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 When 2022 began, I made a New Year’s resolution to follow the adage, ``If you don’t have anything nice to say, don’t say anything at all’’ about college football. . . Even though I knew that would probably mean the emphasis would be on not saying anything at all.

That was difficult because deep down, I much prefer the thinking of Alice Roosevelt Longworth, Teddy’s daughter, who said, ``If you don’t have anything nice to say. . . come sit by me.’’

Here’s the thing: College football, like the rest of the world, is in a very troubled state from where I sit.

Keeping my New Year’s resolution has meant I haven’t said much about college football for more than four months. Which is far better than I usually do in the resolution department.

But when I look around, I can remain silent no longer.

That’s especially true because I am close to seriously downsizing my interest in college football.

The game has always been heavily weighted—rigged, actually—toward a select group of schools. And now, it’s destined to be even more of a club for elites-only.

If you don’t believe that, explain how 14 of the last 16 national championships have been won by teams from the SEC and their Soviet satellite, Clemson. And the two ``outliers’’ were Florida State and Ohio State, who are among the handful of other schools in the nation that have a chance to succeed.

Also among the outliers, for the time being, are Texas and Oklahoma, which have adopted the philosophy of ``if you can’t beat ‘em, join ‘em.’’

At the conference level, when Ohio State, Clemson and Oklahoma don't win their leagues, it's shocking news.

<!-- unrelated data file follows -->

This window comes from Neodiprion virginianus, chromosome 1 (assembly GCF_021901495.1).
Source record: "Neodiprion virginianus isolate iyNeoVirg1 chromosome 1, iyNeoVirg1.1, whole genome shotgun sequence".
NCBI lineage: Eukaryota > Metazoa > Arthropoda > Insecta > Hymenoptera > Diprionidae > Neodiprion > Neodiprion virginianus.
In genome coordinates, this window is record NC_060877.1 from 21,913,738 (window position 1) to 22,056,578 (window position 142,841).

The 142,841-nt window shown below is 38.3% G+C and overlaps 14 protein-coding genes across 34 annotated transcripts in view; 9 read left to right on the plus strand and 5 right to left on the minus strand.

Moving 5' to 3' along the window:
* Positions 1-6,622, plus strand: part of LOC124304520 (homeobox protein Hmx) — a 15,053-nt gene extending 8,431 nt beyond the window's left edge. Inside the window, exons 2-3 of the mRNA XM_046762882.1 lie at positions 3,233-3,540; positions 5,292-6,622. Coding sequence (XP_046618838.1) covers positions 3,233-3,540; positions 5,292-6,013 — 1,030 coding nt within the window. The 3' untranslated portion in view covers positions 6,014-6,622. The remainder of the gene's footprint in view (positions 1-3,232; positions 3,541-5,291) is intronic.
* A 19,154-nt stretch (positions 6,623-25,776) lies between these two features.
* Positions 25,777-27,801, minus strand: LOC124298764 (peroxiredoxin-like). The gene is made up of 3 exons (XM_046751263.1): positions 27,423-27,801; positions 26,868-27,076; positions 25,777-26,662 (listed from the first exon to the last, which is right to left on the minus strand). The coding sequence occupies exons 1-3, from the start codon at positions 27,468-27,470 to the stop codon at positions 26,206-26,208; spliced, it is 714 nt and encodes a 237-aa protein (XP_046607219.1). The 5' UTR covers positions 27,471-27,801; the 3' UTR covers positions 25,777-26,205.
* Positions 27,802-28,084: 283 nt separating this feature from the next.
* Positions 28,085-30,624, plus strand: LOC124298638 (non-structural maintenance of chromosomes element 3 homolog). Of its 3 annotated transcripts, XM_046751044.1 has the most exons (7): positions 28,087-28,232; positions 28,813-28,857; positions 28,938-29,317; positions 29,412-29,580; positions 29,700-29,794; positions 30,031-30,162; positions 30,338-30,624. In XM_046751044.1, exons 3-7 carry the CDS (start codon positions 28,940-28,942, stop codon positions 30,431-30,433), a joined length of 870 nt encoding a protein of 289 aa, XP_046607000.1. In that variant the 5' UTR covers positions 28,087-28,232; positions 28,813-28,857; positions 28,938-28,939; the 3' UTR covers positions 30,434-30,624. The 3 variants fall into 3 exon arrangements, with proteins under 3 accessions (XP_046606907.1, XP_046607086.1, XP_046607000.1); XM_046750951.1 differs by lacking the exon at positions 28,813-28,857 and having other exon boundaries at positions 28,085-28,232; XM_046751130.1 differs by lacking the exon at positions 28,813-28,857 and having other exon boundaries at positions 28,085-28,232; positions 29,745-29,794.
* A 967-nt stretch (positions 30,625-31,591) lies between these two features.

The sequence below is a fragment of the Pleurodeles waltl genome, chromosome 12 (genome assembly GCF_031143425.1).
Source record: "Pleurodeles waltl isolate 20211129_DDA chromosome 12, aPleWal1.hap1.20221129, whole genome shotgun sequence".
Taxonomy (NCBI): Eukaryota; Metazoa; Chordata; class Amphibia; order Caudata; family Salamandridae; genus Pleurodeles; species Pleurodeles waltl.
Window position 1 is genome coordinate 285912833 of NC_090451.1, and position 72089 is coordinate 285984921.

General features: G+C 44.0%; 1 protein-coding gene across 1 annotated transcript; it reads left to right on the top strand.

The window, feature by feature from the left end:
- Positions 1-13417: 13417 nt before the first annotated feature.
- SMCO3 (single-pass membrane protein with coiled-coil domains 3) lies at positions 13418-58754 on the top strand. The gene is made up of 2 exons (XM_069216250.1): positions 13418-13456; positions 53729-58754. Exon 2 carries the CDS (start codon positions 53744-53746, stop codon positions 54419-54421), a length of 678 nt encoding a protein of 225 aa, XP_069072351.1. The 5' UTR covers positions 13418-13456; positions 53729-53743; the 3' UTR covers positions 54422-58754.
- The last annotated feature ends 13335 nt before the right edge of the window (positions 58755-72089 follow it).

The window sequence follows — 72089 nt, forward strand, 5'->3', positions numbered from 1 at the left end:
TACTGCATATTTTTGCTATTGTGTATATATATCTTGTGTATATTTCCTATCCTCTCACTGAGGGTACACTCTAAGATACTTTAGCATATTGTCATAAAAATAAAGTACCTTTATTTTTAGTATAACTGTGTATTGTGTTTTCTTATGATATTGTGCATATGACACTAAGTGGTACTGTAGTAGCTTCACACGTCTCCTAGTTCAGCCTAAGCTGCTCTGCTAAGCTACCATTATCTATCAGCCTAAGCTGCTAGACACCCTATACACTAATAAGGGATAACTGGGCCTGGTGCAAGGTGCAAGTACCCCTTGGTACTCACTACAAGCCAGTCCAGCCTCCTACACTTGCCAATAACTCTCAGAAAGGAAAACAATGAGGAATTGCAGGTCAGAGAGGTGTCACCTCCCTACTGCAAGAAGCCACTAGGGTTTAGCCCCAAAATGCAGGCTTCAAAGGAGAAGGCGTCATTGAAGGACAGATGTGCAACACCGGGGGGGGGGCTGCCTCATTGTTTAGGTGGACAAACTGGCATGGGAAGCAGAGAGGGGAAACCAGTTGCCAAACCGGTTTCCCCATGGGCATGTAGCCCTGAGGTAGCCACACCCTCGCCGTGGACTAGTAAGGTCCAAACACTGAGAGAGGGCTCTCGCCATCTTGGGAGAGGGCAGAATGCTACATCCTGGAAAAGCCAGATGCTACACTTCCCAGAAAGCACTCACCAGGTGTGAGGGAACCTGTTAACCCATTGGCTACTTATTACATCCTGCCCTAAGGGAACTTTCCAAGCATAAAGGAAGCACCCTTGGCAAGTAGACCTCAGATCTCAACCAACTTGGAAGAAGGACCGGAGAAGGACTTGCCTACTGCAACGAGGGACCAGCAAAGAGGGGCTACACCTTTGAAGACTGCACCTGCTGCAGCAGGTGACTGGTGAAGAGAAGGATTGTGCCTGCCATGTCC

If you think a 12- or 16-team playoff will correct the inequity, think again. If half the playoff teams come from one conference, it just means the sport will be relegated to regional, rather than national, championship status.

I have advocated for an eight-team playoff for decades. I always assumed a playoff where league champions, supplemented by a few wild-card entries, was a given. Because in my world, a runner-up is a runner-up and a champion is a champion,

But a playoff with 12 or 16 teams? Where a third- or fourth-place team is a playoff team? Where there are far too many playoff games? Where some of the games are played on frozen campuses?

Let’s just go back to picking two teams and letting them play for the national championship. That way, at least we would have a slew of fun bowl games—not a slew of playoff games bumping up against December weather, December holidays and the final exams that ``student-athletes’’ supposedly need to concentrate on.

I never agreed with the doubters who said a playoff would be the doom of the bowl system. But with a mega-playoff, I concede that they were right.

Conference and playoff expansion both will only serve to make the rich richer.

And then there’s all the other chaos. . .